Manoir de Kérazan is between Pont l’Abbé and Loctudy. It has had a chequered history with many different owners. It passed to the Astor family in the 19thC who turned it into a luxury home with a fine collection of paintings and pottery.
It is a lovely 16thC building that was extended in the 18thC with large dormer windows and a new roof. Later an 18thC wing with outbuildings was added. The main staircase is in a circular turret with conical roof.
We were given an English summary to the rooms and left to wander at our own speed. Photographs were allowed, but no flash.
The kitchen is in the 16thC part of the house and contains a large open fireplace and recessed wall cupboards used for storage. The walls were so thick the room always stayed cool. It is furnished with typical Breton furniture including a large cupboard with a decorative pattern of nails. The number of nails reflected the affluence of the family.
Up the beautiful wooden spiral stairway on the first floor, are the bedrooms belonging to M and Mme Astor. One bedroom has an en suite bathroom with water heated by a boiler in the bedroom. (There is no lift so these rooms would be inaccessible to anyone in a wheelchair.)
Back downstairs there is a large drawing room with grey paneling with gold details. There is an alabaster clock, decorative Chinoisserie box, crystal chandeliers and two mirrors which give multiple reflections of the chandelier.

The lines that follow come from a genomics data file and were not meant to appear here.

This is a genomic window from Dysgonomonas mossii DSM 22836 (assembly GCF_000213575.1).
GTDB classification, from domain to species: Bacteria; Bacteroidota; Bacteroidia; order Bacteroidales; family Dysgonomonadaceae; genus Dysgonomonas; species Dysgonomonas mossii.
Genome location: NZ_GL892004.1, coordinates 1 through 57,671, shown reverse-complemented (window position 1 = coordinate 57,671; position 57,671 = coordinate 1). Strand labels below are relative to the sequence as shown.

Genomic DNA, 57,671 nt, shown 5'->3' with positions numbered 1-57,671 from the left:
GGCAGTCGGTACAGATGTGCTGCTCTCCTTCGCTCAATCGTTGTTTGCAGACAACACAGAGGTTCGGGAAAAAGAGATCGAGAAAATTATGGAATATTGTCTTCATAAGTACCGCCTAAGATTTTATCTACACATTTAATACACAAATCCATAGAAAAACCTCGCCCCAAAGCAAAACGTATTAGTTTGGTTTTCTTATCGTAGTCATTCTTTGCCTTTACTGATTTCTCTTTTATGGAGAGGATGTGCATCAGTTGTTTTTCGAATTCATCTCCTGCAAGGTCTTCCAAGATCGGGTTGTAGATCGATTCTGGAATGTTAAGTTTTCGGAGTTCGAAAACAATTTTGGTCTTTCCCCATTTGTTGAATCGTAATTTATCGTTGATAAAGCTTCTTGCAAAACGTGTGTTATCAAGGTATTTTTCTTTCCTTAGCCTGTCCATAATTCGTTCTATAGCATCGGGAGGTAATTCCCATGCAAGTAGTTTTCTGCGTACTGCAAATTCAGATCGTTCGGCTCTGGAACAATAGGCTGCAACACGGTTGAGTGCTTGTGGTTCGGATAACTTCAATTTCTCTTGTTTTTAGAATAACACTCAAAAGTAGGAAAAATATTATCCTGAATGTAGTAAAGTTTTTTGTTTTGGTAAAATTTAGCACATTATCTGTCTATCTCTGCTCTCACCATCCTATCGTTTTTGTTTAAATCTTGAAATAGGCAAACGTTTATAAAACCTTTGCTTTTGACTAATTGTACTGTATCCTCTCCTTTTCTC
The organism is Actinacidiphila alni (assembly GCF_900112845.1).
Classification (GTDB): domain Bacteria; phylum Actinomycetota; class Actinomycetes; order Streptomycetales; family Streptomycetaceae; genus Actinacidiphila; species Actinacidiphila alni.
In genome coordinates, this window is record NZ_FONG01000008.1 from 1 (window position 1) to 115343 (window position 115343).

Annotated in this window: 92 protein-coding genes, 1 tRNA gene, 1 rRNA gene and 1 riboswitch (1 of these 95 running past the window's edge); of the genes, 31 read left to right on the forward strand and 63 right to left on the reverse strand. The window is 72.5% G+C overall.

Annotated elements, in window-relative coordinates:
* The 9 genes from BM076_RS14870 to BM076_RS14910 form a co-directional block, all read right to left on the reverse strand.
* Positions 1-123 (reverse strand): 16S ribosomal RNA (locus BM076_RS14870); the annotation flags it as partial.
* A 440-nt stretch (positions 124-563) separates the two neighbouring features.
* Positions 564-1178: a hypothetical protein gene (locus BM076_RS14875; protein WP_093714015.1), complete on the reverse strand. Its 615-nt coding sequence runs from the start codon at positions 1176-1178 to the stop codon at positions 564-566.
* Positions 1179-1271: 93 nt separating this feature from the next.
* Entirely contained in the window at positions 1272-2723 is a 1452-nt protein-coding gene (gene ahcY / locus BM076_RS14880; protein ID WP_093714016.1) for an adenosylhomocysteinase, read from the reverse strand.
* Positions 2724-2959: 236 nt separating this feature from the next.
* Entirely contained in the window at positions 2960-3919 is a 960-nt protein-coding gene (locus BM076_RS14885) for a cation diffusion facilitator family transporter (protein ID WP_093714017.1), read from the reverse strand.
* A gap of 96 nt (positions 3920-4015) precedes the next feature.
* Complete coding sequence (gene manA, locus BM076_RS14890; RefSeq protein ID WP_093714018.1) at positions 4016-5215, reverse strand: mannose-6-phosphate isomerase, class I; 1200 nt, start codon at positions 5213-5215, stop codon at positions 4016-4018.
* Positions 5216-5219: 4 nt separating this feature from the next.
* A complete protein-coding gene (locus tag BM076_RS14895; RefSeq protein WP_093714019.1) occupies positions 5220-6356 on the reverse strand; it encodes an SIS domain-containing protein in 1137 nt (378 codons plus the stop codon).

The dining room ceiling had been painted by friends of the Astors. The hunting scenes on the walls were designed to whet the appetite. Beyond is a large billiard room with blue green painted paneling from the time of Louis XV which had been installed in the 19thC. The mouldings at the top are intertwined to resemble rams horns which are a traditional motif from the area.
There is a small smoking room with card table and 19thC voyeuse chair designed to sit and watch the card players. Beyond is Madam Astor’s drawing room with 19thC pink paneling, Louis XVI writing desk and chairs with green tapestry upholstery. Beyond is the study/library from the second half of the 19thC.
The Chapel is now used as a display room for works by Alfred Beau who worked in the Parquier Factory in Quimper. There is a selection of his plates and well as a faïence cello. It took him six attempts to get it right. It has no strings and has never been played.
We walked round to the farm at the back of the house where there are a few animals. The farmhouse is not open. There is a large barn with examples of farm machinery including potato planters and lifters, wagons and sleds.
The grounds are pleasant with trees and grass. There is a small stream with a rock garden. The small kitchen garden had a selection of herbs, leeks, carrots, marrows, french marigolds and many different varieties of mint. There is an underground fountain and a large lavoir with steps leading down to the two pools.
There is a douves seches (dry moat) across the roadway inside the main gate. These were common in the 17thC as they were cheaper than a moat with water. They are also called ‘Wolf’s Leap’ as the distance can only just be managed by a wolf in one leap.
This was a good visit and we enjoyed it.
A longer report covering our week in Guengat can be read here: www.slowtrav.com/tr/tripreport.asp?tripid=1980&index=0
Our pictures are here: http://wasleys.org.uk/france/brittany_11/aa_wk1/13/index.html